While it has never really been off the agenda, with less than six months to go until the end of the transition period, businesses have no time to waste in completing their preparations for Brexit. However, some businesses are still underprepared – so where should they start?
The lockdown restrictions introduced during the Covid-19 pandemic have forced many businesses to pause their everyday activities and react to the unfolding situation. During this time, a key deadline came and went at the end of June 2020, which means an extension to the Brexit transition period is no longer possible. With time rapidly running out for trade negotiators to reach an agreement, businesses are concerned that exiting the EU without a deal is becoming increasingly likely and many are now looking to fast-track their Brexit planning.
For businesses used to trading in Europe, a key risk is that Brexit could have a destabilising effect on their existing customer and/or supplier relationships. Depending on the scale of their trading activity in Europe, this uncertainty has led some businesses to make changes to their operational footprint, to allow these relationships to continue unaffected, with or without a trade agreement. Undertaking a critical path analysis can identify the pinch points for the existing business model and help focus the attention on what is going to be necessary to continue to trade as seamlessly as possible in 2021.
Given this impending deadline, it is important for businesses to actively decide on their own strategy for the change that is coming, whatever that may look like. Gone is the time for kicking the can down the road, businesses now need to make decisions on how best to approach international trade in 2021, even if that is based on imperfect information. Putting in place any plan, other than do nothing, which for many will not be a viable option, will take time, especially if a decision is made to set up in the EU. The rules of establishment and local regulations can vary considerably between member states, and deciding which jurisdiction is the best fit and implementing the most suitable structure requires considerable care, so businesses where this may be necessary should start now and seek support from advisers with international reach.
Businesses that are currently trading in Europe should also bear in mind that from the end of the year, the UK will no longer fall within the remit of EU tax directives. For example, the Parent-Subsidiary Directive currently allows money to flow from EU subsidiaries to a UK-based parent company, without incurring a withholding tax liability. However, from the start of next year, reliance on tax treaties may result in local withholding tax of between five and 10 percent. Similarly, the removal of the EU Interest and Royalties Directive will affect cross-border interest and royalty payments made into a UK-based corporate entity. To mitigate the impact of these changes, some businesses may wish to transfer cash and make cross-border payments before the end of the year.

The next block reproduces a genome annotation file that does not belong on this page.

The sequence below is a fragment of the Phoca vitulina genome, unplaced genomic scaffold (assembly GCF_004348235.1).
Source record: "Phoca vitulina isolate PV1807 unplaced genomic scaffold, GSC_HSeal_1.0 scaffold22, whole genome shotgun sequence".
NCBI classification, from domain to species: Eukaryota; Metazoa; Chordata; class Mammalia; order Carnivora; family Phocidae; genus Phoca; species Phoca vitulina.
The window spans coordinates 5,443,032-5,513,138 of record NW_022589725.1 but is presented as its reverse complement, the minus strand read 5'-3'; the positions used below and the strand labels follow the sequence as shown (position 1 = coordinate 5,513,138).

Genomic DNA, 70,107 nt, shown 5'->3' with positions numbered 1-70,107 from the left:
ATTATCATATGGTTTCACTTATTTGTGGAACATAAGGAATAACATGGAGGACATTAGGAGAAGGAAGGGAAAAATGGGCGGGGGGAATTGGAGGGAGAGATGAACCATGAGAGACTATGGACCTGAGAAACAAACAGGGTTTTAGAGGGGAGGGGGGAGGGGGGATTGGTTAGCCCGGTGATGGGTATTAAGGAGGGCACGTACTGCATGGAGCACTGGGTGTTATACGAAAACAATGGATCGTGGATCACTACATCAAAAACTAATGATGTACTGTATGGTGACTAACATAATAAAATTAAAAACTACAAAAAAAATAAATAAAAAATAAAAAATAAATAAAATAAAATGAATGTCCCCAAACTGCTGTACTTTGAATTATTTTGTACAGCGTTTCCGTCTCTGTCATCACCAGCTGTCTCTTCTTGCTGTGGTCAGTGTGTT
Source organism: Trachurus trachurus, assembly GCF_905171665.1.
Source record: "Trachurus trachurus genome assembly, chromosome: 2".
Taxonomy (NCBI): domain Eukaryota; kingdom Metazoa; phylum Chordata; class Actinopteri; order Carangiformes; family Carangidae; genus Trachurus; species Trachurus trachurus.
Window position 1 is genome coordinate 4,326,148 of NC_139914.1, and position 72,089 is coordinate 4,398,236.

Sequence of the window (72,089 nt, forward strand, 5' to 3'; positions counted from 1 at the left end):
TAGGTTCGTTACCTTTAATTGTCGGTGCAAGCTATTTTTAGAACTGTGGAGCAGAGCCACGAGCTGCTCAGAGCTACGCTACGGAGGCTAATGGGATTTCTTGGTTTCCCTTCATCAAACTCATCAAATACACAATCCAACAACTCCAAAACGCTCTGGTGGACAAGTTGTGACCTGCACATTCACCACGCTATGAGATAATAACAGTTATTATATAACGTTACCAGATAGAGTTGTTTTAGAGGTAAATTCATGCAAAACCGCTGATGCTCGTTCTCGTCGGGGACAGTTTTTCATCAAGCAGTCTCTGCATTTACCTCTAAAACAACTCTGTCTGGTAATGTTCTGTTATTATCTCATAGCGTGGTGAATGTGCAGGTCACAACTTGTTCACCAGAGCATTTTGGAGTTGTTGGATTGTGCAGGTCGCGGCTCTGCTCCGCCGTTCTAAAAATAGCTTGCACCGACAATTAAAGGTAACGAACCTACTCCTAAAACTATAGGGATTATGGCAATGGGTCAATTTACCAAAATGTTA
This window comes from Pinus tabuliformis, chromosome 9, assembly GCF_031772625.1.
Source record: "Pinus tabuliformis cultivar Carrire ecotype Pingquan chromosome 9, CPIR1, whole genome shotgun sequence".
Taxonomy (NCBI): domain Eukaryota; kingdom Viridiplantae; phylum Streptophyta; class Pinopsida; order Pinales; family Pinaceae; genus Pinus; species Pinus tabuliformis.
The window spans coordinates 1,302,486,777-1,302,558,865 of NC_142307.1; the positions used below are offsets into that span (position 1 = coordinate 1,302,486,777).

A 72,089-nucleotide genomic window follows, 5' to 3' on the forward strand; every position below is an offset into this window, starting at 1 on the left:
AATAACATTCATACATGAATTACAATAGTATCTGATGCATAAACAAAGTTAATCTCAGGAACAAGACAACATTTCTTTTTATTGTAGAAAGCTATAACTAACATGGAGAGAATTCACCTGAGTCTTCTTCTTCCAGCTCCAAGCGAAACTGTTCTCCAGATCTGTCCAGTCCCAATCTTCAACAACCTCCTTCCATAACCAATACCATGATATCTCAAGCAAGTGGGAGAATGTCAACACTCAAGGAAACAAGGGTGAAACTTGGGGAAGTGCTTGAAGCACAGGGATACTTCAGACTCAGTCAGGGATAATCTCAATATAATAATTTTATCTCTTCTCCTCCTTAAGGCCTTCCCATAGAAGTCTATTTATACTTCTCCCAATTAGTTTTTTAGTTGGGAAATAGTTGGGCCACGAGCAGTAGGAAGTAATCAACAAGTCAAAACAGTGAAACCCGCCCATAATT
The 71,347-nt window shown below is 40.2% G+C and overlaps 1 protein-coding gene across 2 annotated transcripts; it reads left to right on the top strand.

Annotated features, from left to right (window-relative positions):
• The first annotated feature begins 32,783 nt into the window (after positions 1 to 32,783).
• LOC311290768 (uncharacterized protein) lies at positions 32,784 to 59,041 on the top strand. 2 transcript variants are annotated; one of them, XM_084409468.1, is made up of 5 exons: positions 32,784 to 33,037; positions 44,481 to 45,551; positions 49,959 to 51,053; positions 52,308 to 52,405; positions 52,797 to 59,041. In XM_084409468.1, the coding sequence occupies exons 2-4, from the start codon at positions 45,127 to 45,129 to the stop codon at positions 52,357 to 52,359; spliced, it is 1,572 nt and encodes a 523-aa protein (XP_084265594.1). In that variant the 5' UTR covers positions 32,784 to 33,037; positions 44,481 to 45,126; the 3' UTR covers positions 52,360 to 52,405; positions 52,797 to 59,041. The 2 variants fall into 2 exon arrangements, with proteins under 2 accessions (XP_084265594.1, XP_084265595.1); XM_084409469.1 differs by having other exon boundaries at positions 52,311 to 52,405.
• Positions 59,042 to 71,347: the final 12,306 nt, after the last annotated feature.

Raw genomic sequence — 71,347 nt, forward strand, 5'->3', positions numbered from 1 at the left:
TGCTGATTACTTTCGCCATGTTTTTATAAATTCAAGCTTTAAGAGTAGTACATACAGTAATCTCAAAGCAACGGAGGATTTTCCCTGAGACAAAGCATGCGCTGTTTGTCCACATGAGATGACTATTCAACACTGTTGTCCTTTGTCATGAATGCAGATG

Expected changes to the treatment of VAT and customs duties from 1 January 2021 should also be considered, particularly if businesses have an established supply base in mainland Europe and rely on a high volume of cross-border goods movements. Specifically, they should consider mapping their supply chains and pinpointing where tariffs, including import VAT and customs duties, could apply. Customer and supplier contracts should be reviewed carefully to determine which party is the importer of record and the relevant Economic Operator Registration and Identification (EORI) numbers should also be secured.
There is some good news for businesses importing goods to the UK from Europe in that a decision has been taken to defer customs declarations and VAT / customs duty payments by six months to the start of July 2021. Details of the border operating model to be introduced from the start of next year were published on 13 July 2020. Businesses should monitor guidance issued by the Border Delivery Group, HMRC and the Joint Customs Consultative Committee, and review their operational and cash management plans to take account of the incoming changes.
With the end of the transition period in sight, businesses can’t afford to delay their plans for Brexit. By assessing the impact of a no-deal scenario on their operating model and making the right adjustments, they can still be ready on time.